The Chiron is more menacing to look at around back as well. Bugatti ditched the round, quad-taillight design in favor of a thin LED strips that run from one side to the other, a feature also designed to make the supercar look wider. More importantly, the Chiron’s rear end sports a significantly racier look with massive grilles on each side of the exhaust, which received larger outlets, and a motorsport-inspired diffuser underneath. More importantly, the previous engine hood and the large humps have been ditched in favor of a more aerodynamic, flying buttress design with a central fin inspired by the Bugatti Atlantic.
The profiles might seem similar at first glance, but there’s one detail that makes a huge difference. I’m talking about the sweeping, C-shaped curve that defines the cockpit area. Called the "Bugatti Line," it starts from the A-pillar, continues with the roof line, and them circles under the door before stopping just above the side skirt, behind the front wheel. Design-wise, this feature is reminiscent of classic Bugatti models such as the Type 57 or Royale, but it also acts as an aerodynamic device, optimizing airflow into the side intakes for the 16-cylinder engine. Quite intricate compared to the Veyron.
All told, the Chiron is by far the better looking supercar and its aerodynamics are far more evolved than the Veyron’s. To be honest, I’ve always thought that the Veyron looked like a potato on wheels and I still consider it one of the ugliest supercars ever designed. And, while I’m not impressed with the Chiron either, I think its styling is more emotional and worthy of the Bugatti badge. It has everything a hypercar needs. Aggressiveness, advanced aerodynamics, and several features that pay homage to iconic models from the company’s past.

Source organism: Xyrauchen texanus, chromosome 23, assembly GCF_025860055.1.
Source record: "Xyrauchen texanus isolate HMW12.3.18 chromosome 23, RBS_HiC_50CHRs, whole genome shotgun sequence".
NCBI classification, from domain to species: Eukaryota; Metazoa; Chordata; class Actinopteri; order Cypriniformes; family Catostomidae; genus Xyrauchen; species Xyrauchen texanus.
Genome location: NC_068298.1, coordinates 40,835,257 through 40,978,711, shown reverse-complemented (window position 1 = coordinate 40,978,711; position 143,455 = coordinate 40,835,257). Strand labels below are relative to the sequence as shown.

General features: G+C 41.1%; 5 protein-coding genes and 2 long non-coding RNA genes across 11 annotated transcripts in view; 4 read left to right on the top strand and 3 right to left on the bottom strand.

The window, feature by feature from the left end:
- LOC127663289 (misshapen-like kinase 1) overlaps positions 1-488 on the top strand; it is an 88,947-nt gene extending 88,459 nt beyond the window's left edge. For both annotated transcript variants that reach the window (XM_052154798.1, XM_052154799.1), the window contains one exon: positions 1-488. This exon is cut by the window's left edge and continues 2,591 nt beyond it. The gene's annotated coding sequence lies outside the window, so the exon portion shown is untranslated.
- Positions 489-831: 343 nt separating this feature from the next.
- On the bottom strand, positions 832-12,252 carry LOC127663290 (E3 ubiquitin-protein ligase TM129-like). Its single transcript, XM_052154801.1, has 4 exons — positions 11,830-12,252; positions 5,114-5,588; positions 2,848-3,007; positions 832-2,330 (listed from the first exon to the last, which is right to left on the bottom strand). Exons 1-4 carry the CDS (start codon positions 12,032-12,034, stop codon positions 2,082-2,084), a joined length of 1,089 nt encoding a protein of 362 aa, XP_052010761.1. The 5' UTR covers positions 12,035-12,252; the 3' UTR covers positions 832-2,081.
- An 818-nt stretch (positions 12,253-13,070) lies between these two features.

Point: Bugatti Chiron
|Model||Bugatti Veyron 16.4||Bugatti Veyron 16.4 Super Sport||Bugatti Chiron|
|Length||4,462 MM (175.66 Inches)||4,462 MM (175.66 Inches)||4,544 MM (178.89 Inches)|
|Width||1,998 MM (78.66 Inches)||1,998 MM (78.66 Inches)||2,038 MM (80.23 Inches)|
|Height||1,204 MM (47.40 Inches)||1,190 MM (46.85 Inches)||1,212 MM (47.71 Inches)|
|Wheelbase||2,710 MM (106.69 Inches)||2,710 MM (106.69 Inches)||2,711 MM (106.73 Inches)|
Unlike the exterior, the interior has been redesigned heavily for the Chiron. Except for the vertical A/C vents and the wrap-around dashboard that blends seamlessly with the door panels, everything else is new. In my opinion, there are three key features that make the Chiron stand out. First, and arguably the most important, is the thin, blade-like center stack with the vertically oriented controls that have small displays in them. This feature works well with the organic design of the dashboard and its carbon-fiber base gives the cockpit a race car-like appearance.